Palmette fan from 1680. The elements of the leaf are made of silk fixed on cardboards and are painted with gold and silver.
This post celebrates a fabulous fashion item: the hand-held fan.
From a ceremonial tool used in churches it developed into a must-have accessory of the high-society. Designs and materials varied with politics, social changes and fashion. Still, the fan always was an object of breathtaking beauty.
Enjoy the photos and the brief overview of the history of the fan in England. You can click on the photos to enlarge them.
Napoleon conquering the sea, French fan leaf, ca. 1800.
A fan was a popular accessory in the Romantic Age. No lady would be seen without a fan at a ball or assembly. The design of the fans was as varied as was the fashion. Often political events were celebrated or commemorated with special designs for fans. The victories of the British Army during the Peninsular Wars and the Battle of Waterloo were such occasions. It is even possible to tell a brief history of the Napoleonic Wars in 10 beautiful fans made between 1800 – 1816.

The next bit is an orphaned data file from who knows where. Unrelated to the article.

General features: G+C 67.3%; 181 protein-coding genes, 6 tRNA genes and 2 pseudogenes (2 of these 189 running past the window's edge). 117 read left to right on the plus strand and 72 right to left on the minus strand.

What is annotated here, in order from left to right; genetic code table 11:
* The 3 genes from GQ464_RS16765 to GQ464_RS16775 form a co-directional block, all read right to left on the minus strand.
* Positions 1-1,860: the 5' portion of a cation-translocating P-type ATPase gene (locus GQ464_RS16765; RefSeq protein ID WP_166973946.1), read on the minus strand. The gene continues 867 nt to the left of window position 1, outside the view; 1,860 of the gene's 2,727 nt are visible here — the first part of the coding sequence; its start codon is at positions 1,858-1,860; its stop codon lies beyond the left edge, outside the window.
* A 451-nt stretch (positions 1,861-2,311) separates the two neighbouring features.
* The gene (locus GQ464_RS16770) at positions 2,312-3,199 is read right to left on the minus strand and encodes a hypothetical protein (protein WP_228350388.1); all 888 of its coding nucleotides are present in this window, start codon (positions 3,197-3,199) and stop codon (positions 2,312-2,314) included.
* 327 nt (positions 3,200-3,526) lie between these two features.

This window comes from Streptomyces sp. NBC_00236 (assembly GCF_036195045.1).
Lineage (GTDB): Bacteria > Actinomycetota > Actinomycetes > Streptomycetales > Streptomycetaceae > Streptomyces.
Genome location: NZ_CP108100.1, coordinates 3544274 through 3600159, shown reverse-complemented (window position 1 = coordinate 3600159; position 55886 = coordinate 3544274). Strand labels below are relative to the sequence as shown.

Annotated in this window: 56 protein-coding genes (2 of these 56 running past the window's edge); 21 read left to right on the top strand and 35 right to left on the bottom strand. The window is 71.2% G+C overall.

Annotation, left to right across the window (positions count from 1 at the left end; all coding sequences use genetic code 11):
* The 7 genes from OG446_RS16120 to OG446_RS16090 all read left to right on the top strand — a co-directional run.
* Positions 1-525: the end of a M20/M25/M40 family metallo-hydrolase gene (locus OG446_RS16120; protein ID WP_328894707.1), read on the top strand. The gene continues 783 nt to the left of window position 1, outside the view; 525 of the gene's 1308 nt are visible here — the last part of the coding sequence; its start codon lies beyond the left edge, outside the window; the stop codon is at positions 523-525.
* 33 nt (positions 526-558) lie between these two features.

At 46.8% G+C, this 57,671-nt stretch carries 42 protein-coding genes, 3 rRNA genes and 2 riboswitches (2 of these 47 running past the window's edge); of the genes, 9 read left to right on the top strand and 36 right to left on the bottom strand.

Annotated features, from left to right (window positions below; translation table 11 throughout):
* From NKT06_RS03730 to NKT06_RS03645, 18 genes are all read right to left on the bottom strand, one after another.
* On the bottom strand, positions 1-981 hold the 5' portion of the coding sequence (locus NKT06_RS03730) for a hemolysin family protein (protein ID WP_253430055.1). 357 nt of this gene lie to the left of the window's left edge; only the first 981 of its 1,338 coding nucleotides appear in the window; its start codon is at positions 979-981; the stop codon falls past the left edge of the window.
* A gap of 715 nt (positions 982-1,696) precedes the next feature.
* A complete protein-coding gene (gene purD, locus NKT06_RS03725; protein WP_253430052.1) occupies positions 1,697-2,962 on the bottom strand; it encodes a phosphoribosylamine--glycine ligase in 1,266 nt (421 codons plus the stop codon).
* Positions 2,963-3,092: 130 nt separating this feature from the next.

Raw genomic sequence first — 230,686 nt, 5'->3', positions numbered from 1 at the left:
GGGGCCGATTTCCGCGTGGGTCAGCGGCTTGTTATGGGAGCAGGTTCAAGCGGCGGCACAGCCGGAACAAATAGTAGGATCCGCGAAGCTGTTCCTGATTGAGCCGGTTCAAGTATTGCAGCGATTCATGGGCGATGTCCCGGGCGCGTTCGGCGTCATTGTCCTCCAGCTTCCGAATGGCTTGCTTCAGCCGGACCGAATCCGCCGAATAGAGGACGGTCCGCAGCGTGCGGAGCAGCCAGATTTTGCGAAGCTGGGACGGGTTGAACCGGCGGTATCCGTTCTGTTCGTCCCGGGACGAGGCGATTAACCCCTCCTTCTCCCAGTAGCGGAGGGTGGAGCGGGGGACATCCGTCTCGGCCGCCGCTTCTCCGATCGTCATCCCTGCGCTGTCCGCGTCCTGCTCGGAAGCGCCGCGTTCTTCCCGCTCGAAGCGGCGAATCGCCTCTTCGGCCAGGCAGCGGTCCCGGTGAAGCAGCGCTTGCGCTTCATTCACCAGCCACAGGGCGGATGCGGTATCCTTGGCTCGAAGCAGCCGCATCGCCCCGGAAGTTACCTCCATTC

Fans are so much more than fashionable accessories: They are useful for flirting, can cool heated cheeks or hide an unladylike emotion. In the wake of the Napoleonic War, their usefulness was boosted beyond the known limit when fans were made for spying, i.e. discretely observing the surrounding or other persons. I found some examples of these extraordinary devices when I visited the exhibition “Waterloo: Life & Times” of the Fan Museum in Greenwich, UK.
Sit back and enjoy photos of beautiful or interesting fans made between 1770 and 1815. Occasionally a plot bunny hops in, inspiring you to make use of fans in your Regency Novel.
You can click on each photo to enlarge it. Continue reading